You know the websites: Airbnb. VRBO. Flipkey. (Just kidding, who uses Flipkey?) But once you know you want to book a cabin weekend full of fire pits and board games, how do you decide where to go? These are a few favorite Washington spots to enter into ye olde search field—and alternatives for the places most likely to get booked out.
The Bavarian party town is basically made out of Airbnbs. Accordingly, many boast the amenities—hot tubs, mountain views—that make rentals feel polished and professional. Lots of modern architecture out here. But expect to pony up on winter weekends, given the proximity to Stevens Pass Ski Area, the holiday lights, the Leavenworth everything.
Also Consider: When nutcracker crowds overwhelm, Cashmere just to the east offers cheaper overnights than Leavenworth (plus a treehouse waterslide, what?). It's also an easy escape to the rough-edge charm of Wenatchee.
When you're craving the classic mountain experience down to the A-frame roof (love it) and old snowshoes nailed to the wall (bingo), Highway 12's mountain town is unbeatable. Its access to White Pass Ski Area means you'll compete with skiers during the middle of winter, but it's unfancy enough (and far enough from Seattle) that is still has a remote feel.
Never heard of it? What if we told you the body of water is an hour from downtown Seattle, and so utterly untouristed it's easy to convince yourself that your lakefront house (or, uh, treehouse!) is actually where you live. A little suburban, but cheap and hella chill.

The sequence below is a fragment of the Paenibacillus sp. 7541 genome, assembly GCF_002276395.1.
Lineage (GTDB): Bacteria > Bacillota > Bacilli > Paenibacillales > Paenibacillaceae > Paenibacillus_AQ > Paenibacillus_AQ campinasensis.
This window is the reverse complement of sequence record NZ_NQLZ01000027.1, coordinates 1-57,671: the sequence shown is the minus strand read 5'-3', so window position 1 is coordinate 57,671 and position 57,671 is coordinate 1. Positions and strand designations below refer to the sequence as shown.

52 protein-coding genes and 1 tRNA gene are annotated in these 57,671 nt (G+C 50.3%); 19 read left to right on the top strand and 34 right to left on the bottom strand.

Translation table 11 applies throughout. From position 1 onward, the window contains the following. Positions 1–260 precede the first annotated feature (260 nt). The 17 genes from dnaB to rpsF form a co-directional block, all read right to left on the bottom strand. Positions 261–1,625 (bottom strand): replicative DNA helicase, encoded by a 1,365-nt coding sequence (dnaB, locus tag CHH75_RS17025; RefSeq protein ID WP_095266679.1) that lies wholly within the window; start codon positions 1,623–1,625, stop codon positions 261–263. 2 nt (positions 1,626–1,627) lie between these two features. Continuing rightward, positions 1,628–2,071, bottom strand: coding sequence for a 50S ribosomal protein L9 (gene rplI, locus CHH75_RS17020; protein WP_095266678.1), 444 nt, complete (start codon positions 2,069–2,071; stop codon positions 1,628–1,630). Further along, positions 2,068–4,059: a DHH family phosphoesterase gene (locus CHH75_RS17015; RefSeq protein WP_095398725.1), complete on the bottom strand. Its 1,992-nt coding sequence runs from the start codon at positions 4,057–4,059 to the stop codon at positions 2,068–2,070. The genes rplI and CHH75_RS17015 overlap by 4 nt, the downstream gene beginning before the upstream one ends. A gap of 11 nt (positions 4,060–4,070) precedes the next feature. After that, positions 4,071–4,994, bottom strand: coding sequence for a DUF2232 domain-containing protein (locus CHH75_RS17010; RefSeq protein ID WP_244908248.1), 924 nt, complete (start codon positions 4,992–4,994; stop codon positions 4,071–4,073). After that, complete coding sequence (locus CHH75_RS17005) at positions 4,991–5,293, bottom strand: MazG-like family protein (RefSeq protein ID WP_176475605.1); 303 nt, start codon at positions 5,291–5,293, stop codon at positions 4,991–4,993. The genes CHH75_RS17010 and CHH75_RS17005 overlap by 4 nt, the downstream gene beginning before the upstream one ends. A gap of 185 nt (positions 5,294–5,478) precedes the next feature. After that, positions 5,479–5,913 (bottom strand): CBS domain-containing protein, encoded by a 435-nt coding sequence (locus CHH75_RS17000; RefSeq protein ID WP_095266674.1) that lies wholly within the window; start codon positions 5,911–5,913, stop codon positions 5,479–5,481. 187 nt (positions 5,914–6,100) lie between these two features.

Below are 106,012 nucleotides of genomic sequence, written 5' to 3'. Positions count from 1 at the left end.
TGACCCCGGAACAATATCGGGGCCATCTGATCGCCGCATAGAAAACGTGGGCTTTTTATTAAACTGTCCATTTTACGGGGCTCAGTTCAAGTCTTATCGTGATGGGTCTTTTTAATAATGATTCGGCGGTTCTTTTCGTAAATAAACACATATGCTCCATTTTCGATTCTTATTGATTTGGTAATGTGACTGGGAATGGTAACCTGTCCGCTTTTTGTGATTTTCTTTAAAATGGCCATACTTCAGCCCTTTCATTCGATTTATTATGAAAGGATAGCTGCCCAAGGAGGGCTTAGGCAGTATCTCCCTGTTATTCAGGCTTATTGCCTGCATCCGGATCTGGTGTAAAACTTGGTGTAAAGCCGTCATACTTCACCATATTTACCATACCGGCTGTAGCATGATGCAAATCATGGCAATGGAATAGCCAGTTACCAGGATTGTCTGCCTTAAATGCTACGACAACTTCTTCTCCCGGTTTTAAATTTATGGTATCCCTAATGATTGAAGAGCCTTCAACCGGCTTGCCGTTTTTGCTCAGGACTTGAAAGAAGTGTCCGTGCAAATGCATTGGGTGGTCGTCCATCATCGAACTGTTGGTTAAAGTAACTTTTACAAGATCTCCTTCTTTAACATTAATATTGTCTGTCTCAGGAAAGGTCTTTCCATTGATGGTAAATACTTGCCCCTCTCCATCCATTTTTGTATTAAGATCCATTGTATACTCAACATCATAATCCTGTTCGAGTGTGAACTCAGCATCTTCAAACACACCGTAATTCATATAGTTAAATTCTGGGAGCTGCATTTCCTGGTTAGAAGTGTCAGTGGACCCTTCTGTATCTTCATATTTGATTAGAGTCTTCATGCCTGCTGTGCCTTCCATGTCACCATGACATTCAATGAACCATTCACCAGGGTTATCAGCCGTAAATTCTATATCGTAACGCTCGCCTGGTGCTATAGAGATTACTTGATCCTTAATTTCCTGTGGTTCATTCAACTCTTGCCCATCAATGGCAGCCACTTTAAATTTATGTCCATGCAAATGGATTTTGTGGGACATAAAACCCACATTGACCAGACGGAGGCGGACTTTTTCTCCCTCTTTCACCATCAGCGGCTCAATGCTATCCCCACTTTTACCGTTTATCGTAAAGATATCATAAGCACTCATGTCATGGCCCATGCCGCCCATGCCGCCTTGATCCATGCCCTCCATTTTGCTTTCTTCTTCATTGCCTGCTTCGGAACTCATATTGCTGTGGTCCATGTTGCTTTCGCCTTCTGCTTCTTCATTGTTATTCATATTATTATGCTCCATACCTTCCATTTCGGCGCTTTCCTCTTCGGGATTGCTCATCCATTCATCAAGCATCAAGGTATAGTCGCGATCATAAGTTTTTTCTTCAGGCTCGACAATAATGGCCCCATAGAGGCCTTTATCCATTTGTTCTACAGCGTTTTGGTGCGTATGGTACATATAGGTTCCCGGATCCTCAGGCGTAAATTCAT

Located just south of Anacortes, this little town bridges scenic Skagit farmland and Puget Sound shoreline. Downtown has just enough distractions for an afternoon stroll, but there's blessedly little else going on for miles. This waterfront cabin has some baller local art, including a totem pole that reminds you that you're up against Swinomish land.
The Olympic Peninsula's rain shadow town (not always sunny, but surprisingly so) rocks more of a cottage culture than a cabin-in-the-woods vibe. Score a house right on the water, complete with telescopes to spot any incoming Canadian invasions.
Cabins, cottages, riverfront, big-sky views—the Methow Valley has just about everything, including lots of new-built zero-energy homes. If you truly want a remote feel, be sure that you're not booking a condo or cabin that's part of a resort; many are up on the home rental sites. Of course, you can also rent your own lodge that sleeps 22.
Also Consider: Head south to Twisp—rocking its own adorable eateries, and fewer tourists than Winthrop—or even down toward the town of Methow for lower prices, big views, and often less snow.
Many of the Highway 2 rentals between Gold Bar and Baring seem to have been built around the waterfront hot tub, and we're here for it. The main road is famous for heavy weekend traffic, but there's little reason to leave once the toes hit chlorinated water.